General. Indeed, it w ould be possible in one letter to propose to H er M ajesty the dism issal o f a G overnor General and in the next paragraph to propose a new person as the G overnor General’s successor.

It can be seen therefore that the position o f the M onarch does n o t and cannot offer any protection against w hat may be regarded as irresponsible behaviour in A ustralia.

A ustralia’s recent history gives us experience over the concerns a particular G overnor G eneral h ad about being sacked i f he discussed particular issues w ith the Prim e M inister o f the day.

W hen w e com e to the Constitutional model that is being proposed for the Republic, w e find the position is quite different The Prim e M inister w ill need to take into account persons nominated from a consultative process and h e w ill need to secure th e support o f the Leader o f the Opposition for th e nom ination ultim ately chosen. This is a far cry from the current unfettered right that the Prim e M inister now possesses.

W hile it is true that the Prim e M inister still has a pow er to dism iss the President, th is pow er is heavily circumscribed. There w ould be a debate in the Parliam ent about the dismissal. Before a perm anent replacem ent can be m ade, the Prim e M inister w ould have to go through the consultative process and

again secure the support o f the Leader o f the O pposition so that th e tw o-thirds vote can be assured through Parliam ent

T he legislation also provides that the senior Governor or President o f a State w ould stand in place o f any dismissed President o f A ustralia from th e m om ent that p erso n left office. In other words, there could be no vacuum. M ore im portantly, the interim replacement would not be som ebody chosen by the

Prim e M inister. The Prime M inister would not be able to put a stooge in place as indeed h e could in today’s situation. These are substantial and desirable curbs on the Prim e M inister’s power.

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Opponents of the Republic may argue that the Prime Minister would sack the senior Governor or President of a Stale but that would not advance dm cause or an irratinoal Prime Minuter because it is not conceivable that such am en could go through all fee governors or presidents ofthe States, sacking each one in turn.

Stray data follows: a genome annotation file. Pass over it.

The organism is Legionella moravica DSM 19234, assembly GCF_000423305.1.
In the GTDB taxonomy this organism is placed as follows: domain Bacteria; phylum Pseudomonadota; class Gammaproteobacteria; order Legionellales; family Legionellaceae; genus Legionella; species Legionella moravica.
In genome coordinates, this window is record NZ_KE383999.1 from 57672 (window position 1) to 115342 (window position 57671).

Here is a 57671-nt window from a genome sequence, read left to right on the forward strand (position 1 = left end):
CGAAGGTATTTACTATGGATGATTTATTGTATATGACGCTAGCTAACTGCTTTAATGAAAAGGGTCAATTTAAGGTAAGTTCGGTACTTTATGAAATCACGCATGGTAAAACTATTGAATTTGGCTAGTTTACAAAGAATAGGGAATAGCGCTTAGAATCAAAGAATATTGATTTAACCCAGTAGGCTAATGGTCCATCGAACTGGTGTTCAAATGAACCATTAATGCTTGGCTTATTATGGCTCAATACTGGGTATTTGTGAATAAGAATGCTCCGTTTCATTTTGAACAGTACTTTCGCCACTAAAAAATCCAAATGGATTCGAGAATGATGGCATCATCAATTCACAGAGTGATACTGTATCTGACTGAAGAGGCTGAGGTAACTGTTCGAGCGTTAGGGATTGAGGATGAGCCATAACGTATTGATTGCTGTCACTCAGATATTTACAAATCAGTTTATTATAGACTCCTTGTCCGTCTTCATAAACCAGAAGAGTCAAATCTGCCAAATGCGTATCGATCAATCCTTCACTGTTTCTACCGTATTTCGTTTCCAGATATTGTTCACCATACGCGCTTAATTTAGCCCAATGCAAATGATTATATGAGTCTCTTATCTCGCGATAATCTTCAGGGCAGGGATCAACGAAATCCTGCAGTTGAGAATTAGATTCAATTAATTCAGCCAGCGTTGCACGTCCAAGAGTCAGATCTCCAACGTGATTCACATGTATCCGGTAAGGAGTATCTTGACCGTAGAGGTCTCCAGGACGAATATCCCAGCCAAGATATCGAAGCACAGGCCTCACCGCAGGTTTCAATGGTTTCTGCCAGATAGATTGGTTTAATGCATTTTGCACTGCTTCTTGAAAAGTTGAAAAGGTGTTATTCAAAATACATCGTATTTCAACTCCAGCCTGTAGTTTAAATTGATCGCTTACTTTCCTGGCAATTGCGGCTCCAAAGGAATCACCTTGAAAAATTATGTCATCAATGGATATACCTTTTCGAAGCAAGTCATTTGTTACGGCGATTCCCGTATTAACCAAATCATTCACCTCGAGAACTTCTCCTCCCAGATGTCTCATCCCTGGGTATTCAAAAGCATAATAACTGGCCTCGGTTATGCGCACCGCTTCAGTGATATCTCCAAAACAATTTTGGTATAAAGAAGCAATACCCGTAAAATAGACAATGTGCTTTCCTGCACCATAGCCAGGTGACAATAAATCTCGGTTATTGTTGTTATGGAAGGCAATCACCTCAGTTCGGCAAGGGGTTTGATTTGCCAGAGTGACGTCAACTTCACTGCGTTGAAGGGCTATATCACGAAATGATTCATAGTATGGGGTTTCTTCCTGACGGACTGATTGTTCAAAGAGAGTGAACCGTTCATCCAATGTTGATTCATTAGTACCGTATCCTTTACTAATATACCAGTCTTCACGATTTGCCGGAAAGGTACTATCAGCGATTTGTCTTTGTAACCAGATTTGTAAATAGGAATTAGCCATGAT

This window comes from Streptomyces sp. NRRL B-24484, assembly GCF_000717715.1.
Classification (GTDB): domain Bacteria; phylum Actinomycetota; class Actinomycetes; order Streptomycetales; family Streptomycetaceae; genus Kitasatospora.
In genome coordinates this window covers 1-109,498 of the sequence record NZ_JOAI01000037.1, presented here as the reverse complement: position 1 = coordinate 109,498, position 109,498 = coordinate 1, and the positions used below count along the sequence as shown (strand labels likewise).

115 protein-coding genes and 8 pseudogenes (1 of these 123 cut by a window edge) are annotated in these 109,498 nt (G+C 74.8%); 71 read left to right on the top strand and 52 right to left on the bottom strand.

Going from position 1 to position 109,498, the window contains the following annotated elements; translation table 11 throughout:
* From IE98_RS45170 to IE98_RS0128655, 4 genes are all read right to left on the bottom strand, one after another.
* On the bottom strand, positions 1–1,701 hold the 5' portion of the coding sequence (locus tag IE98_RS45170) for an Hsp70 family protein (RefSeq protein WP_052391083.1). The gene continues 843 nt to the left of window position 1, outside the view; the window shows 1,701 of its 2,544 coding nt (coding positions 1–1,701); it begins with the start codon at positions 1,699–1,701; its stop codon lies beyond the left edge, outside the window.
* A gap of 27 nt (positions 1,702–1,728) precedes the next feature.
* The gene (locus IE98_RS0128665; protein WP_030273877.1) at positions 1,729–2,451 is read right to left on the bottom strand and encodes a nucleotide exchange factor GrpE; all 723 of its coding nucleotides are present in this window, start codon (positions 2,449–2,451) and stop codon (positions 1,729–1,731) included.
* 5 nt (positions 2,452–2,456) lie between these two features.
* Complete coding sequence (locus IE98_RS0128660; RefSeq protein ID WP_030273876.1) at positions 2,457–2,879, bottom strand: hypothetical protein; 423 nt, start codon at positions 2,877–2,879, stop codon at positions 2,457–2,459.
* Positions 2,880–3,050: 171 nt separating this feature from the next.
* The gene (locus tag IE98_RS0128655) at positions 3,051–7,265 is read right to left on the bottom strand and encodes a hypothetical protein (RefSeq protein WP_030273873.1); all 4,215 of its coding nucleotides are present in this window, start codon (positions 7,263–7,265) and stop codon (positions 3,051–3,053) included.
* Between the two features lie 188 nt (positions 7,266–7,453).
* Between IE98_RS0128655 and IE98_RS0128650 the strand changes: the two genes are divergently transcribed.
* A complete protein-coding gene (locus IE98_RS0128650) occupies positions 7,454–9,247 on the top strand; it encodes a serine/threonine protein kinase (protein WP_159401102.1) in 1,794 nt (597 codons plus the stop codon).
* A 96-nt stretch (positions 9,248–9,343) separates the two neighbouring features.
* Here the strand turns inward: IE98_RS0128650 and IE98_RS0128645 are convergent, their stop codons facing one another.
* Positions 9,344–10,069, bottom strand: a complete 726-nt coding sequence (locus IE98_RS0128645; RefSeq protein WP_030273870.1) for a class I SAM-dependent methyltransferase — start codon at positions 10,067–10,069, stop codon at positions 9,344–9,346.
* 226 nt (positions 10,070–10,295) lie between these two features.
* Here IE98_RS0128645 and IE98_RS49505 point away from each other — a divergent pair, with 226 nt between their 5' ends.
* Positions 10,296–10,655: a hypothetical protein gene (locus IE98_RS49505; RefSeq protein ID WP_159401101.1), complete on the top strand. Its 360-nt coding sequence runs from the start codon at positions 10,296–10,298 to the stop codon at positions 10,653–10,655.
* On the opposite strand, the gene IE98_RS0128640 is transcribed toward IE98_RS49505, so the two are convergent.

In current circumstances the Prime Mini star selects the person to be proposed to Her Maj esty and Her Maj city accepts that nomination. The Prime Minister may ask that the pcrion'g eppointment bo tam initcd i t anytime. Her Majesty, with b minimum delay of a few hourt, would accept that itfcomfnmdatiqn· In the same breefh the Prime Minister could propose a replacement whom he knew would do anything that he wished. In today's world the Prime Minister does have unfettered power. · .

In this g rn o f the debate, wc are talking etthe edge o f politics, where a certain degree o f irrationality must be in place before a n y c f these arguments would have relevance in the real world. However, if we go to that edge, today's situation is indeed dangerous. Ih e Republican modal necessarily

circumscribes the Prime Minister's power and creates a much more stable situation. ' .

In claiming that the proposed Republican model would give the Prime Minister unreasonable power. Monarchists are turning reality on its head.

We believe these arguments are important A number of people who are well disposed towards the Republic, hive been concerned at the thought dial the proposed model might give the Prime Minister loo much power because o f bis capacity to sack the President. Wc have Sound that when the situation is ·

explained tiicir minds have beenpttt ei case, Could we ask your organisation to give these arguments in whatever to m yea choose the widest publicity possible.

M r Andrew Robb Convener . . .

Conservatives for an Australian Head o f to n e G FO B ox 3955 SYDNEY NSW 2001 .